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Alan Turing invented the computer, helped win World War II and left us with one of the greatest puzzles of our time – the imitation game. Can computers do everything a human mind can do? Many scientists think we have a tenuous hold on the title, “most intelligent being on the planet”. They think it’s just a matter of time before computers become smarter than us, and then what? This book charts a journey through the science of information, from the origins of language and logic, to the frontiers of modern physics. From Lewis Carroll’s logic puzzles, through Alan Turing and his work on Enigma, to John Bell’s inequality, and finally the Conway-Kochen ‘Free Will’ Theorem. How do the laws of physics give us our creativity, our rich experience of communication and, especially, our free will?

James Tagg is an inventor and entrepreneur. A pioneer of touchscreen technology, he has founded several companies, including Truphone, the world’s first global mobile network. He holds numerous patents, filed in over a hundred countries. He studied Physics and Computer Science at Manchester University, Design at Lancaster University and Engineering at Cambridge University. He lives with his family on a farm in Kent, England.


ARE THE ANDROIDS DREAMING YET? attempts to introduce the lay reader to the landscape of issues surrounding human intelligence and its congruence, or lack thereof, with human intelligence. The author makes an earnest attempt to achieve his goal, and a layperson’s understanding of topics ranging from probability theory to quantum electrodynamics. The tone is light, and each topic is rounded out in just one short chapter. Each chapter concludes with an explanation of how its contents pertain to the way we perceive the relationship between human and machine intelligence. For those who are uninitiated to these topics, the explanations suffice. Such a reader will come out of these segments feeling that they have come to understand something that had previously been far over their heads.

While it is a great thing to bring understanding of complex topics to a lay readership, the unavoidable problem is that the shallowness of the introductions to these topics does not give the reader the tools necessary to follow the author from premise to conclusion. The worst that this problem brings to bear is that the book does not sufficiently address the fact that the conclusions presented are highly contentious in the eyes of professionals in their respective fields. For each mathematical and scientific alcove the author guides the reader through, he seems always to present the conclusion that points most strongly toward human cognition being non-computable. I get the feeling that the author decided before putting pen to paper that he wanted to show that human minds really are special, and then set out to find examples to support him. Nothing in this book indicates that he did the scientifically honest thing: looking at the literature first, and going from there. It doesn’t matter how fringe or mainstream the theory is. If that theory can be twisted to put human beings back in the center of the universe, then you can learn about it by reading this book!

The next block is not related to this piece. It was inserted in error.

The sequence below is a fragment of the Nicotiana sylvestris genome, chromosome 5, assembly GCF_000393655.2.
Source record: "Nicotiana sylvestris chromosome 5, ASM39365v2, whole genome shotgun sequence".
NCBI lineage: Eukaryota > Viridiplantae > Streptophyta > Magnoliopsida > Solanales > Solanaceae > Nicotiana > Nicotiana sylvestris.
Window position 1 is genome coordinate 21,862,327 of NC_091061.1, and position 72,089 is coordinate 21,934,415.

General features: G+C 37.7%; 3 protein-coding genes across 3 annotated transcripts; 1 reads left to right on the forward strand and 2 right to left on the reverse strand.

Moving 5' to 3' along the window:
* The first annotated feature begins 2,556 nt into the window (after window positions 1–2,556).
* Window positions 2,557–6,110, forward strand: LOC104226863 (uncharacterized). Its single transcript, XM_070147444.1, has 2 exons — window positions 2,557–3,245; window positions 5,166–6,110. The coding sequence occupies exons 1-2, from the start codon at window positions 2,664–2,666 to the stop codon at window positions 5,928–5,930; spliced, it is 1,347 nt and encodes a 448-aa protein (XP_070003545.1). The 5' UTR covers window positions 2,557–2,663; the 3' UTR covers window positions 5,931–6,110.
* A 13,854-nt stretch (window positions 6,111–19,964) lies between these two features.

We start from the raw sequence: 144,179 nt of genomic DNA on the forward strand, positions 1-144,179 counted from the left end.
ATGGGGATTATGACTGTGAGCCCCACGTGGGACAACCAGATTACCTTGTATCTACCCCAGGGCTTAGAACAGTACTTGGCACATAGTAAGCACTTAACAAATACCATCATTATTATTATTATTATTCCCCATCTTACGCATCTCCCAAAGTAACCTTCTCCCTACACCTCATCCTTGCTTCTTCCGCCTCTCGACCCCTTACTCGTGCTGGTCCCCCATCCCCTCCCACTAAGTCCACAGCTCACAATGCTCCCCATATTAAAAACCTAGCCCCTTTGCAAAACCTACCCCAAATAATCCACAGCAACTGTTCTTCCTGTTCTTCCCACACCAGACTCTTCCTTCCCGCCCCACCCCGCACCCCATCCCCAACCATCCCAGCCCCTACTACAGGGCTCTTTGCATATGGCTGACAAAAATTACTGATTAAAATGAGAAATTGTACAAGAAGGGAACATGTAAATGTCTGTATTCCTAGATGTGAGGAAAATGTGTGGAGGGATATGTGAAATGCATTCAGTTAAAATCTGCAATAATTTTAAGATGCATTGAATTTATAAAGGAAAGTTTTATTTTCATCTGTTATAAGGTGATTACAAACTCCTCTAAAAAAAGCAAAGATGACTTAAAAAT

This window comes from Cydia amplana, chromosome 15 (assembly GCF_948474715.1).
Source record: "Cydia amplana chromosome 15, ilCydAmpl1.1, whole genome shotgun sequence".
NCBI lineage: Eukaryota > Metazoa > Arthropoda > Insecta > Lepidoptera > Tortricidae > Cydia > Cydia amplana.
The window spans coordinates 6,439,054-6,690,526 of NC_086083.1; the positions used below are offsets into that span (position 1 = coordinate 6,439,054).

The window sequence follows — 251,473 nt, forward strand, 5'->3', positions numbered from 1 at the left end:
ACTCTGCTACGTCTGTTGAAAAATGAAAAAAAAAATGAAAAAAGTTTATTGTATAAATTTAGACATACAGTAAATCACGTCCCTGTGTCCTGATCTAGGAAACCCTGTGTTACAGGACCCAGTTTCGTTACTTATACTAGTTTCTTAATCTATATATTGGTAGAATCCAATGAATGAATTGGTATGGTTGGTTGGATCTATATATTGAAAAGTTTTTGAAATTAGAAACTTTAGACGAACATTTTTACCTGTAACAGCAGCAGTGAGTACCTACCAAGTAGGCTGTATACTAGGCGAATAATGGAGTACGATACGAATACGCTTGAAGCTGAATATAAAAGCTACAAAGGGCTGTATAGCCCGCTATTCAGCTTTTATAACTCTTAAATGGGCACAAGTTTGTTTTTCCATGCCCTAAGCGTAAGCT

If you’ve read any of my previous reviews, you’ll know that I’m a big believer in the importance of recognizing future AIs as having rights and being deserving of respect, just as any flesh-and-bones creature capable of love, fear, pain, and pleasure is. At the end of the last chapter, the author suggests that we shouldn’t worry about such things since, in 100 years, we probably still won’t be able to fashion an AI. I believe that this sentiment betrays an awesome lack of understanding regarding the power of recursive/iterative development patterns. Humans will not create the first AI. The first AI will probably create itself by means understood by some several dozen people, each of which understand some fraction of the process by which it happened, none understanding it in full. Just as I cannot judge you by your neurobiology because the entirety of your neurobiology is beyond my capacity to comprehend, likewise, we cannot judge the fitness of an AI to deserve rights we reserve for humans because the basis of its being “alive” is not within the possibility of comprehension of any person. Therefore, we simply have to hand those rights over. We also need to have a conversation about AI rights very quickly. Such an intelligence is fast approaching, in spite of the author’s assurance that humans minds perform processes that are non-computable (nonsense!), and that we perform various mental functions that cannot be translated into algorithms and logical circuits (also nonsense).

My final assessment of ANDROIDS is that lay readers will enjoy the expositions of niche topics in science, math, physics, computer science, and philosophy very much, and there is plenty of food for thought here. I would, however, advise savvy readers to keep a keen eye out for fishy-smelling claims and overused superlatives. If something seems odd, Google it.

Want your own copy? You can pick it up [easyazon_link identifier=”1910464031″ locale=”US” nw=”y” tag=”gimmethatbook-20″]here[/easyazon_link].